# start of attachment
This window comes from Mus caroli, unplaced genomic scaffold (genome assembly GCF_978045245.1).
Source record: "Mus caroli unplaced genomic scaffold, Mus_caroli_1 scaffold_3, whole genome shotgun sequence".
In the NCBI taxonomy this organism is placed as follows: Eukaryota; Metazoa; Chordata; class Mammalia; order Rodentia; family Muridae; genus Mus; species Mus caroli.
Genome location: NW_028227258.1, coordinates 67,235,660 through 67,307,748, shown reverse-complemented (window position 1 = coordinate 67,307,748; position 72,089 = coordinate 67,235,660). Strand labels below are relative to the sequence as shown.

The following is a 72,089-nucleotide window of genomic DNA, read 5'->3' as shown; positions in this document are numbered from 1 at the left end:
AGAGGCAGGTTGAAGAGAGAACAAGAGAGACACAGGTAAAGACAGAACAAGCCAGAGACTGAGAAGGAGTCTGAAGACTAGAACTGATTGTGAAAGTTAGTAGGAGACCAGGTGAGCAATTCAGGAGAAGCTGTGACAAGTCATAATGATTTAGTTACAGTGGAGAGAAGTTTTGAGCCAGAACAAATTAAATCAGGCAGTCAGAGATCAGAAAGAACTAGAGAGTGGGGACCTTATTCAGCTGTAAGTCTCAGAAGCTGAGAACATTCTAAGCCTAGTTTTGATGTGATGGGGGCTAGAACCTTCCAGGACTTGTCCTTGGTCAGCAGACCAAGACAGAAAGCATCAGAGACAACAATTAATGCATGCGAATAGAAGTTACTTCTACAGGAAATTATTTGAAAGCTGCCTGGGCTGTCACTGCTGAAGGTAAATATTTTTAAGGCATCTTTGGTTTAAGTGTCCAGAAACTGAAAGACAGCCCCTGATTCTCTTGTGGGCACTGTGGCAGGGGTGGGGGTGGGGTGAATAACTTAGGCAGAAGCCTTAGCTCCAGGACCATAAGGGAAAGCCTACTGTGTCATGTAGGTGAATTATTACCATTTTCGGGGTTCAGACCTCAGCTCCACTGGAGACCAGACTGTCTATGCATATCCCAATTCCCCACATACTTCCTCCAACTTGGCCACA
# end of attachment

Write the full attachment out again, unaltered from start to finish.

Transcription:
This window comes from Mus caroli, unplaced genomic scaffold (genome assembly GCF_978045245.1).
Source record: "Mus caroli unplaced genomic scaffold, Mus_caroli_1 scaffold_3, whole genome shotgun sequence".
In the NCBI taxonomy this organism is placed as follows: Eukaryota; Metazoa; Chordata; class Mammalia; order Rodentia; family Muridae; genus Mus; species Mus caroli.
Genome location: NW_028227258.1, coordinates 67,235,660 through 67,307,748, shown reverse-complemented (window position 1 = coordinate 67,307,748; position 72,089 = coordinate 67,235,660). Strand labels below are relative to the sequence as shown.

The following is a 72,089-nucleotide window of genomic DNA, read 5'->3' as shown; positions in this document are numbered from 1 at the left end:
AGAGGCAGGTTGAAGAGAGAACAAGAGAGACACAGGTAAAGACAGAACAAGCCAGAGACTGAGAAGGAGTCTGAAGACTAGAACTGATTGTGAAAGTTAGTAGGAGACCAGGTGAGCAATTCAGGAGAAGCTGTGACAAGTCATAATGATTTAGTTACAGTGGAGAGAAGTTTTGAGCCAGAACAAATTAAATCAGGCAGTCAGAGATCAGAAAGAACTAGAGAGTGGGGACCTTATTCAGCTGTAAGTCTCAGAAGCTGAGAACATTCTAAGCCTAGTTTTGATGTGATGGGGGCTAGAACCTTCCAGGACTTGTCCTTGGTCAGCAGACCAAGACAGAAAGCATCAGAGACAACAATTAATGCATGCGAATAGAAGTTACTTCTACAGGAAATTATTTGAAAGCTGCCTGGGCTGTCACTGCTGAAGGTAAATATTTTTAAGGCATCTTTGGTTTAAGTGTCCAGAAACTGAAAGACAGCCCCTGATTCTCTTGTGGGCACTGTGGCAGGGGTGGGGGTGGGGTGAATAACTTAGGCAGAAGCCTTAGCTCCAGGACCATAAGGGAAAGCCTACTGTGTCATGTAGGTGAATTATTACCATTTTCGGGGTTCAGACCTCAGCTCCACTGGAGACCAGACTGTCTATGCATATCCCAATTCCCCACATACTTCCTCCAACTTGGCCACA